Regrettably, the possibility of "getting scammed" has become an all too familiar concern. Usually, due to personal experience, it has become nestled into the subconsciousness of our "adult" minds to tread cautiously. Unfortunately, however, an equally if not more disturbing occurrence is growing that we all must be aware of. These "scam artists," otherwise known as "criminals," are now, more than ever, targeting our kids, teens, and young adults. "Why?" you may ask. Well, one reason could be that it takes our youth longer to recognize and report the scam. AARP has reported that "Resolving child ID fraud took families an average of 13 hours, longer than when adults are victimized." In addition, the FBI reported that 14,919 scam incidents were reported by people under 19 in 2021, totaling a $101.4 million in loss to the teens that actually reported them. One can only imagine the true total, including those who did not report such fraud due to possible embarrassment or the risk of getting "in trouble" by their parents.
So, what can we do to guard our kids, teens, and young adults? First and foremost, is to educate kids on common scams and things that they should do to protect themselves. The more our kids are made aware, the more empowered they will be and the less likely they will fall into such scams!
We have highlighted two of the most common scam-related areas criminals target in gaining our students' personal information and money. Please continue to read the following for some resourceful insight that you can share with your kids. It is our sincerest hope the following takeaway will aid our kids, teens, and young adults and make them that much wiser as they head off to school or go online!
For many, the "college experience" has been worked hard for, meditated on, and been the driving force in persevering through "hard times." So, the fact that criminals are scamming our young adult "kids" looking to afford college is nothing short of sickening. But, again, knowledge is power, and we hope the following will help guard you and your future college student(s) against any falsehoods that may be lurking. So, their college experience, from start to finish, is nothing short of amazing.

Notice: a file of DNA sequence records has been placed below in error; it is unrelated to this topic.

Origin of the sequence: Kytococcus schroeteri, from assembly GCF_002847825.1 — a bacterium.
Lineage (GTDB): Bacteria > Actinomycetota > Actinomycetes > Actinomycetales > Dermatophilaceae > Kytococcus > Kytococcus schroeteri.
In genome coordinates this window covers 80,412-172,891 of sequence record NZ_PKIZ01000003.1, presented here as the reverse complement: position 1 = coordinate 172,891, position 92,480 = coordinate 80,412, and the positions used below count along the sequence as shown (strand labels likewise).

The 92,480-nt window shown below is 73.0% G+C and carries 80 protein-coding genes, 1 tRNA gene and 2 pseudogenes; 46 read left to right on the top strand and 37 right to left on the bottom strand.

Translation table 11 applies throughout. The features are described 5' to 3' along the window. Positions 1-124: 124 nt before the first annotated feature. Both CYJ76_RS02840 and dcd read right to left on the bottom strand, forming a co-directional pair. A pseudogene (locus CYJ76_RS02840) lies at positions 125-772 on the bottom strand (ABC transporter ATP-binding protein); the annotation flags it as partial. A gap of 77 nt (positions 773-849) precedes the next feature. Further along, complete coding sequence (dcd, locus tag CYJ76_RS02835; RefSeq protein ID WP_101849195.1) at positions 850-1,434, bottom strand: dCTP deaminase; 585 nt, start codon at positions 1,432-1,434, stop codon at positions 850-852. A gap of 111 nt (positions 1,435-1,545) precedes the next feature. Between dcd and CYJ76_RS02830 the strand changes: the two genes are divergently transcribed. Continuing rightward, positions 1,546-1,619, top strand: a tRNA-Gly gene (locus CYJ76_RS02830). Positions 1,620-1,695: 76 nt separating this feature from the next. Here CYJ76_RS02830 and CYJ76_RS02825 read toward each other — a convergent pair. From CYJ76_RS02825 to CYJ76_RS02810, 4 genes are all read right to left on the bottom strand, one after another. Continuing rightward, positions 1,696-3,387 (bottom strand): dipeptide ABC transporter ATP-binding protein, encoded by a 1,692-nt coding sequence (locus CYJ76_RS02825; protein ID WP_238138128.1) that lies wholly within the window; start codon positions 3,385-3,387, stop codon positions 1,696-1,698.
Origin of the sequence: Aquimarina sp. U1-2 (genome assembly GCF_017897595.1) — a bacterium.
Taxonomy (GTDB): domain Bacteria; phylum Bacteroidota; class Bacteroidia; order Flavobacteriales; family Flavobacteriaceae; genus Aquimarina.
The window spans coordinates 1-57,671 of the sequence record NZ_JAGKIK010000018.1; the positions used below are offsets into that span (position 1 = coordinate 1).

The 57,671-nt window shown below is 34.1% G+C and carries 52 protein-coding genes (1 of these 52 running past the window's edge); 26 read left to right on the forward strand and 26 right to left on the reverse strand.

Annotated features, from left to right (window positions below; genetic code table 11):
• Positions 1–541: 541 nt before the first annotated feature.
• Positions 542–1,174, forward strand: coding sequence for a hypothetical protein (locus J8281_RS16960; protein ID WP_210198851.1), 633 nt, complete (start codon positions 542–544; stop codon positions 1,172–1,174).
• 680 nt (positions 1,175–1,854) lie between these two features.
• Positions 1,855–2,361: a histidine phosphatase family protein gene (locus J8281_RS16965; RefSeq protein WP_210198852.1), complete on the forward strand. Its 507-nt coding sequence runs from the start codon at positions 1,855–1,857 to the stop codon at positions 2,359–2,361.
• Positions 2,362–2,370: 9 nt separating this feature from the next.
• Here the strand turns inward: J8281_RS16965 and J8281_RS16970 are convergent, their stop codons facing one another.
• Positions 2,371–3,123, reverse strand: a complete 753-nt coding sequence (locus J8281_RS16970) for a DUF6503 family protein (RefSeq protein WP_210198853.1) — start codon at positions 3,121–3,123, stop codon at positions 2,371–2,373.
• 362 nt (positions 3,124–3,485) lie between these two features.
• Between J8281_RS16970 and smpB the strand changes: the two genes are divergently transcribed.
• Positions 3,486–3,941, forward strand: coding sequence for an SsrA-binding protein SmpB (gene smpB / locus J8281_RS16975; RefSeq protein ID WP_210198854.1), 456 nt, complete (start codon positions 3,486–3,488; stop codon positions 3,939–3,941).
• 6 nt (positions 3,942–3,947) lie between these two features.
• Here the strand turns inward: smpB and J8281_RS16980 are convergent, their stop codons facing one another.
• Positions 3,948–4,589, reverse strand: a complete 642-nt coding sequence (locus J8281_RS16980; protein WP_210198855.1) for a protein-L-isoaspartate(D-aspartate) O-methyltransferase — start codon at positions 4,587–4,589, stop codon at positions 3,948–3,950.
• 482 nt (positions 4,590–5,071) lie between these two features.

Scholarship and Financial Aid Scams - Sadly, scholarship and financial aid scams are an all-too-common trend. With the high price tags of schools, applying for multiple scholarships and financial assistance is not uncommon for those looking to attend college. And shamefully, scammers are looking to take advantage of this. Often, a scammer will call pretending to provide your student with financial resources. When doing so, the scammer will claim to need personal information and a bank account number to "deposit money" into the account. According to The National Credit Union Administration, "If you get a phone call from someone claiming that they need information to process an application, disconnect the call immediately. It's completely unnecessary for a legitimate scholarship provider to ask you to provide a credit card, bank account or social security number."
Fraudulent scholarship websites - Unfortunately, some scammers will set up fraudulent websites for those looking to purchase textbooks, apartments, or moving services, just to name a few. In doing this, the scammer is looking to collect email addresses, payment information, or other personal information for their own gain, leaving you with nothing in return.
Ways to avoid this from happening to your college student:
Refrain from making online purchases without validating the website and checking online reviews.
Check to see if the company is listed with the Better Business Bureau.
Ensure the company has an actual physical address and phone number.
If possible, get a referral from family or friends.
Paying for a Financial aid service - With deadlines and paperwork required for college entry and finding financial assistance, many can get overwhelmed and look for help in doing so. However, be careful! Many supplying this "service" will charge well over $1,000 for actions that the student or their family can complete for free! The FASFA is available and accessible for all to fill out for financial aid. Click here to find out more. In addition to this, you must be careful and do your research before trusting to hire for this task. Some scammers will use false information to fill out your applications for "more funding." If this happens, you could find yourself in a mess of trouble; any false information found on your FASFA could result in fines up to $20,000 and/or jail time!